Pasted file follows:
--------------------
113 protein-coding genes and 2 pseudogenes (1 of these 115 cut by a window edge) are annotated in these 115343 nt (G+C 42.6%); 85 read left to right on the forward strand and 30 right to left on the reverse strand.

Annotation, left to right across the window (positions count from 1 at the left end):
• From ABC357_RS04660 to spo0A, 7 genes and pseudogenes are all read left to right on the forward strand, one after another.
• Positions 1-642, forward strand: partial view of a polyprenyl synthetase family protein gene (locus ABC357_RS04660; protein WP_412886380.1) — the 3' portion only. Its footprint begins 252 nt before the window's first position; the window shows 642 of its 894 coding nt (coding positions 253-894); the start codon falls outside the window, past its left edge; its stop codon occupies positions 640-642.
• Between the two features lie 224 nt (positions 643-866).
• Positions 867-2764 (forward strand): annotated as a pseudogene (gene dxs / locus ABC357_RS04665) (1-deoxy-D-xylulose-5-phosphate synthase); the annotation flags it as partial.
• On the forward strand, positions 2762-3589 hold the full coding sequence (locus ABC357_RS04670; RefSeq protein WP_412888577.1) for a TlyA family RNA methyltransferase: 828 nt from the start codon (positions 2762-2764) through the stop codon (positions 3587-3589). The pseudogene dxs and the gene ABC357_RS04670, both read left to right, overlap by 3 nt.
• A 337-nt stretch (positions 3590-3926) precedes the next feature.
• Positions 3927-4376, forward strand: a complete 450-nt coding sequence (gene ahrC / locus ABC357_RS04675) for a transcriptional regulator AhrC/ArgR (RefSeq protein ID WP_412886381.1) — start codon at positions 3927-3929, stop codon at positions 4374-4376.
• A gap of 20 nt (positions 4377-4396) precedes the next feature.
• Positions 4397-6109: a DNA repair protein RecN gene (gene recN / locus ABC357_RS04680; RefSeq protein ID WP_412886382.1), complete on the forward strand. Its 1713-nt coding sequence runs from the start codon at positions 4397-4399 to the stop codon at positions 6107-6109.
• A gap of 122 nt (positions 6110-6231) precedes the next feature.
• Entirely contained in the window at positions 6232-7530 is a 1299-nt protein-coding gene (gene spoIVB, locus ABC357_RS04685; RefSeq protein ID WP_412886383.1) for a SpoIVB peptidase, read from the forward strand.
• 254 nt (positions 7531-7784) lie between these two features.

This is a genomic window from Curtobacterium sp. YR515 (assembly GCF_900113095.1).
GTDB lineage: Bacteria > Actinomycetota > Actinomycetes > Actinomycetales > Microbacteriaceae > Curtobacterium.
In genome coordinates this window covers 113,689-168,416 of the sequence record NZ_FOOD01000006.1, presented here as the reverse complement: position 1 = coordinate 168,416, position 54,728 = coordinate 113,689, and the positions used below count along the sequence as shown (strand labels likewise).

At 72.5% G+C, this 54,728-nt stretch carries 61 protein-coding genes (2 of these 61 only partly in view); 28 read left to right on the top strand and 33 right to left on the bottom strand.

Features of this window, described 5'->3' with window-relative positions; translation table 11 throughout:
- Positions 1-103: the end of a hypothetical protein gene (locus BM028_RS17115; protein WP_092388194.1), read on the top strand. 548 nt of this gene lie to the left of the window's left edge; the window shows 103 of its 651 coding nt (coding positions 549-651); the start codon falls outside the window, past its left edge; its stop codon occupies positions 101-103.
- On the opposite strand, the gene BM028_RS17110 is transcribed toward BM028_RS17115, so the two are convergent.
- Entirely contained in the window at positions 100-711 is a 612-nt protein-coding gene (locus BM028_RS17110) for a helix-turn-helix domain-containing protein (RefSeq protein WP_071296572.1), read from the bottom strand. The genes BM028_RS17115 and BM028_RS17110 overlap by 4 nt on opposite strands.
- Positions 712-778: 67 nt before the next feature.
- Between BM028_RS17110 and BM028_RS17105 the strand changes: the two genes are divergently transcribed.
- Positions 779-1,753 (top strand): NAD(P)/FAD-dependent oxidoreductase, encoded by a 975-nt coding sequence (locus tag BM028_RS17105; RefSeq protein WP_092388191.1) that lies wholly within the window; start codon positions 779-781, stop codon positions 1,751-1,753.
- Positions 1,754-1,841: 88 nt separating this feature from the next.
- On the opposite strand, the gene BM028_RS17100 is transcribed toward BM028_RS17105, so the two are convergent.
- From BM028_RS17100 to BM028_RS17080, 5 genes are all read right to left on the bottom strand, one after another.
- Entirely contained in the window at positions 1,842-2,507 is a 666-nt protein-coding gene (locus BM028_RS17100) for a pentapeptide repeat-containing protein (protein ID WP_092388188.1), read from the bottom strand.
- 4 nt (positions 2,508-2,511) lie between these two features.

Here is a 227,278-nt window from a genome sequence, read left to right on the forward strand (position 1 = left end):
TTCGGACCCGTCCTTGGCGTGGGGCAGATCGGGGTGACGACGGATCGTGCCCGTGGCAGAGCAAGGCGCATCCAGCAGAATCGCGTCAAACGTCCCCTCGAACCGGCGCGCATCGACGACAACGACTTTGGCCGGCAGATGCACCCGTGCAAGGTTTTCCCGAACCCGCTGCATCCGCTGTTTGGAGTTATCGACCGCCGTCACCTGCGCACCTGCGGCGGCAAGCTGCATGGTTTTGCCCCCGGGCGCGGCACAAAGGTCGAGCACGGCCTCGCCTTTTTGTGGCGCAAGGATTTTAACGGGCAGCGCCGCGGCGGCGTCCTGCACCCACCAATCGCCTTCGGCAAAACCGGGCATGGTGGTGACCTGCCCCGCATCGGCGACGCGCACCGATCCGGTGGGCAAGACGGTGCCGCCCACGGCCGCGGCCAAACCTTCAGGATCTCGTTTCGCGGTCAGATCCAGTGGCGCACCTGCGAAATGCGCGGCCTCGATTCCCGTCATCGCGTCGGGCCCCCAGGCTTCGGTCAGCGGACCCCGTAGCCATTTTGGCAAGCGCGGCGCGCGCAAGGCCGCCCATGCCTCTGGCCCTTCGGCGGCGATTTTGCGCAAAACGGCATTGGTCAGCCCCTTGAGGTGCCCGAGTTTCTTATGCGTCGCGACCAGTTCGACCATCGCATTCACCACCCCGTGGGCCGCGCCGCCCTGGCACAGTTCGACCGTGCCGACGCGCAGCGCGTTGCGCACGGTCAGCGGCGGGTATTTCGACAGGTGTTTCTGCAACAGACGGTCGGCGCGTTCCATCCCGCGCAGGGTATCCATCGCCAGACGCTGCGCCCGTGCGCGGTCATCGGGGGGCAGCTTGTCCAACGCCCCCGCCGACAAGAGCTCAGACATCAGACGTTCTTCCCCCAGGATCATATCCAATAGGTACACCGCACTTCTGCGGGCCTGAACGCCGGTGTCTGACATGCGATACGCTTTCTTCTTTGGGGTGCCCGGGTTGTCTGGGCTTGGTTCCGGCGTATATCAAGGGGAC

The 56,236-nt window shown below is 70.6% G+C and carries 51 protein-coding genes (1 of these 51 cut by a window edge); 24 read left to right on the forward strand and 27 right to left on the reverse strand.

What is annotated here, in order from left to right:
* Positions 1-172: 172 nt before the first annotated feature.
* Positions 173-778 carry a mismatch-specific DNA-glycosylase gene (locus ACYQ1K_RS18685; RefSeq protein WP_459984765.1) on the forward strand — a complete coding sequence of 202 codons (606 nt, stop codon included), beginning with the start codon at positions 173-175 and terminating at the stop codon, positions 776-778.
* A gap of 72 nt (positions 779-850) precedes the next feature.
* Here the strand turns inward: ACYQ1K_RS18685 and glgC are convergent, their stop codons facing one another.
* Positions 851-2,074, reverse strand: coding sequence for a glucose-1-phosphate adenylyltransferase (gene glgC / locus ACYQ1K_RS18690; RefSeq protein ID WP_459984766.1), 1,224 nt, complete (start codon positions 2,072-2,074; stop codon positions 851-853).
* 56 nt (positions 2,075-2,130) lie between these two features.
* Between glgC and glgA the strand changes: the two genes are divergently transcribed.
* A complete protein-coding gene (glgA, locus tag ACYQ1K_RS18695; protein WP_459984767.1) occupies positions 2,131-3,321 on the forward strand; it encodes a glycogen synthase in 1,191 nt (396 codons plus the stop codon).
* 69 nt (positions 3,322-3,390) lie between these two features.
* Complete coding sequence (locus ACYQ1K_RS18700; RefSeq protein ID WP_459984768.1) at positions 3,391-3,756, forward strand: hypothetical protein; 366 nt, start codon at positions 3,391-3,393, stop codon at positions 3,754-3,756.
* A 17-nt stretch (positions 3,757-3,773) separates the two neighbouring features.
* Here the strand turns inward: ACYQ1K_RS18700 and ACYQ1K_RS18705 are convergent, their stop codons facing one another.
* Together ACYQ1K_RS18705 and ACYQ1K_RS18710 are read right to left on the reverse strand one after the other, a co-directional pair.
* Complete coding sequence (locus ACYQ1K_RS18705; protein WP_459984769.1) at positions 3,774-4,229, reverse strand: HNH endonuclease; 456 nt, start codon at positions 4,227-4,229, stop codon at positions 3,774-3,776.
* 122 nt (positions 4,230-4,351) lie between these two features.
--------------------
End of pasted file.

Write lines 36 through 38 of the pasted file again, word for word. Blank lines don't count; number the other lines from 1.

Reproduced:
* Positions 173-778 carry a mismatch-specific DNA-glycosylase gene (locus ACYQ1K_RS18685; RefSeq protein WP_459984765.1) on the forward strand — a complete coding sequence of 202 codons (606 nt, stop codon included), beginning with the start codon at positions 173-175 and terminating at the stop codon, positions 776-778.
* A gap of 72 nt (positions 779-850) precedes the next feature.
* Here the strand turns inward: ACYQ1K_RS18685 and glgC are convergent, their stop codons facing one another.